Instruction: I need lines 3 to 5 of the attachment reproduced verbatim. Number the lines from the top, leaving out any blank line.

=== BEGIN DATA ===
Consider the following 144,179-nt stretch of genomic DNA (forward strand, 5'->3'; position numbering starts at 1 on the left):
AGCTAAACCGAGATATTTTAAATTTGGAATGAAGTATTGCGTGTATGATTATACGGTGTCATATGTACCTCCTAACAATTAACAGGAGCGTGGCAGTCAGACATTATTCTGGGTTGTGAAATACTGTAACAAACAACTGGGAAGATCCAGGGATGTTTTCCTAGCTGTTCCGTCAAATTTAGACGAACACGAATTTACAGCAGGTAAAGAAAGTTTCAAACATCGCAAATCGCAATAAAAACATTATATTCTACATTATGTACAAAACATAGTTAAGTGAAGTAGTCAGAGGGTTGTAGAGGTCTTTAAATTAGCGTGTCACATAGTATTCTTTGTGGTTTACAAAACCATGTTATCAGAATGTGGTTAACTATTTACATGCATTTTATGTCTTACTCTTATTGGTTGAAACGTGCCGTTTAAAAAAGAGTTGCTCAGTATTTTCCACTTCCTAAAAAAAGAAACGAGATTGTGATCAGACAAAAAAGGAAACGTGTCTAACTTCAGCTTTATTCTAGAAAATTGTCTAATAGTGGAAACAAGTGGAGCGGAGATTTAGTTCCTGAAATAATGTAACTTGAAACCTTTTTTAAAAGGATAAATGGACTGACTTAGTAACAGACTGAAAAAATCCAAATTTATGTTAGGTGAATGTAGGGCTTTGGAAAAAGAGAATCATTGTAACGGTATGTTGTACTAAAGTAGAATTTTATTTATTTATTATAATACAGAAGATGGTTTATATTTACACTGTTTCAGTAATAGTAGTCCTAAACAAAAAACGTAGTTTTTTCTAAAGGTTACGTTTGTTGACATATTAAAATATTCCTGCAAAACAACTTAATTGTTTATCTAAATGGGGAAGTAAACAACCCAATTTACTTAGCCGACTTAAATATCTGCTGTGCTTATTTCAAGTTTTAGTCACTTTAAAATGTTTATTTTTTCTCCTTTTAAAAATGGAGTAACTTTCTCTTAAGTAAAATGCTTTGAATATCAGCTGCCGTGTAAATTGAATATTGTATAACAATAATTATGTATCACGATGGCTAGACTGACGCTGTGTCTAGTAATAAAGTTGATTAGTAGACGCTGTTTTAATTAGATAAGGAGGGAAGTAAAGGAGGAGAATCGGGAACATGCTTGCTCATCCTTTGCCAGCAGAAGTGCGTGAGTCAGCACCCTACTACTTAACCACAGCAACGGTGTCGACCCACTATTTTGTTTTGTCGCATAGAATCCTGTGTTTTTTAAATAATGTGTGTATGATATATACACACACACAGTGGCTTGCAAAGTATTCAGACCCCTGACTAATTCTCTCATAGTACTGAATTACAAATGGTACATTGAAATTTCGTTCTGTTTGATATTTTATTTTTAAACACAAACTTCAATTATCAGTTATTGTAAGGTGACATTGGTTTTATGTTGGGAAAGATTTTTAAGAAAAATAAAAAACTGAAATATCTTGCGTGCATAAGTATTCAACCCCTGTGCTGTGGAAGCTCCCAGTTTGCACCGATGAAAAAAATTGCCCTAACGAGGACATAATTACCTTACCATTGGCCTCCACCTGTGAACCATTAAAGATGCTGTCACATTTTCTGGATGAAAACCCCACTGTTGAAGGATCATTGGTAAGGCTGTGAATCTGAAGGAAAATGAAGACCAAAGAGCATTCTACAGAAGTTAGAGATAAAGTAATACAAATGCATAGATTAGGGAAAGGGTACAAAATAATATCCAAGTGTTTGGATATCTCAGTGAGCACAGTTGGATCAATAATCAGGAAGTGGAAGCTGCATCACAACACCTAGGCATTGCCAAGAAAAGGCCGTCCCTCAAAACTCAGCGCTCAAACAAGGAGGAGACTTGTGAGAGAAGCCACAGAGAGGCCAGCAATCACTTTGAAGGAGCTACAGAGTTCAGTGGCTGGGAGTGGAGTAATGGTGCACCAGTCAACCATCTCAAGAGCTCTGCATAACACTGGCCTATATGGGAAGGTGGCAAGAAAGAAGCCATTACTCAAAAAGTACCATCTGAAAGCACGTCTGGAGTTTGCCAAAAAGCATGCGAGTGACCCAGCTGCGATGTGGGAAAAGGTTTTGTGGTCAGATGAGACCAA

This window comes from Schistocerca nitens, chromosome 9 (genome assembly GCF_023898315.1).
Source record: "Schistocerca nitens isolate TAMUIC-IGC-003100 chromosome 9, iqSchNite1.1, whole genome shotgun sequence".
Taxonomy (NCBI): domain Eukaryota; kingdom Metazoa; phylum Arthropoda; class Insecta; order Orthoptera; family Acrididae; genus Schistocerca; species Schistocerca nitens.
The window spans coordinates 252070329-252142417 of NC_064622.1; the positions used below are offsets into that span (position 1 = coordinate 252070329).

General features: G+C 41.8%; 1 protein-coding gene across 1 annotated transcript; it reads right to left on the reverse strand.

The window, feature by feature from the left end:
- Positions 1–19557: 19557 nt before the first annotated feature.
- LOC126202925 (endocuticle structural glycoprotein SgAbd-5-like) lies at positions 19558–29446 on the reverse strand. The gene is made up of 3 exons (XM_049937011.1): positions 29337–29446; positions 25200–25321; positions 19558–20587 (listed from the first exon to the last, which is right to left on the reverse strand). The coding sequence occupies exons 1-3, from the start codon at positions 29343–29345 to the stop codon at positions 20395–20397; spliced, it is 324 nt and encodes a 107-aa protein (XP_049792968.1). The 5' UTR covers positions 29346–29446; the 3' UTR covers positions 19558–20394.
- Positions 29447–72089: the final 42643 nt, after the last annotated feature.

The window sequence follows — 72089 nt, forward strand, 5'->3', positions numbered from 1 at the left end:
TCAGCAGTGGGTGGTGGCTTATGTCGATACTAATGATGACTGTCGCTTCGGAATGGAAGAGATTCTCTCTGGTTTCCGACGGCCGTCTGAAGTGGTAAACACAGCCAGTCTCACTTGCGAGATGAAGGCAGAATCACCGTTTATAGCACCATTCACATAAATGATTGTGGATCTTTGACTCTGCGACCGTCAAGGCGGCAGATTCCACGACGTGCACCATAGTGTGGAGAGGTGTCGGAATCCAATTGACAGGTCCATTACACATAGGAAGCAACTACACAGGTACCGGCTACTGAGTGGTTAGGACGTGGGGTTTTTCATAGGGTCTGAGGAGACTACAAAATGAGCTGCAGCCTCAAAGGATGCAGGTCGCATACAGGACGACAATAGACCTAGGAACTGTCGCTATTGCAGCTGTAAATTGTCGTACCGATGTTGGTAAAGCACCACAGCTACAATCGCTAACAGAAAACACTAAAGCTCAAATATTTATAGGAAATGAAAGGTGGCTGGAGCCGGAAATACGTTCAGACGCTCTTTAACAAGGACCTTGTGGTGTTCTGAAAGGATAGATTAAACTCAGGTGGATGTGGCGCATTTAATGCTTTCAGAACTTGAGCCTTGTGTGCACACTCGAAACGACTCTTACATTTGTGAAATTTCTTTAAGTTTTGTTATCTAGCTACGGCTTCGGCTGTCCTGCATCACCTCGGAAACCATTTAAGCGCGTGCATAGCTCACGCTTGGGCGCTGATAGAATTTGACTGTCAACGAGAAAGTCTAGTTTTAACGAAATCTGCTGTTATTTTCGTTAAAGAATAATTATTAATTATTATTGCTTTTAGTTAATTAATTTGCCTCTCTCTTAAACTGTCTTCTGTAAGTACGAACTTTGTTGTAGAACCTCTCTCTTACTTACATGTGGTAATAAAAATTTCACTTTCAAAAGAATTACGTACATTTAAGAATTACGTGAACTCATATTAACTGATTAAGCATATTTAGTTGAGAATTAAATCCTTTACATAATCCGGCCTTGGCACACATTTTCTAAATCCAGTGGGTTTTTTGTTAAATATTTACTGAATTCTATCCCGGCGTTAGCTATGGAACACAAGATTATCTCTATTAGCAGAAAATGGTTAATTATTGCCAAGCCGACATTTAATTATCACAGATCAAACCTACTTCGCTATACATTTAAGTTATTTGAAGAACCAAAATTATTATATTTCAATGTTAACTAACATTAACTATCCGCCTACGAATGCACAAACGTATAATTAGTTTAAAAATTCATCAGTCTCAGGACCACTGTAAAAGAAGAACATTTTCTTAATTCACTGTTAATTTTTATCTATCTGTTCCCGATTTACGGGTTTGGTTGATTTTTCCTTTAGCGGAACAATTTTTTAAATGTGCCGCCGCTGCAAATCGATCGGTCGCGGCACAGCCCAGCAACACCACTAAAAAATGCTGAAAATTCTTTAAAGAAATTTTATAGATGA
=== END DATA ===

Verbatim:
This window comes from Schistocerca nitens, chromosome 9 (genome assembly GCF_023898315.1).
Source record: "Schistocerca nitens isolate TAMUIC-IGC-003100 chromosome 9, iqSchNite1.1, whole genome shotgun sequence".
Taxonomy (NCBI): domain Eukaryota; kingdom Metazoa; phylum Arthropoda; class Insecta; order Orthoptera; family Acrididae; genus Schistocerca; species Schistocerca nitens.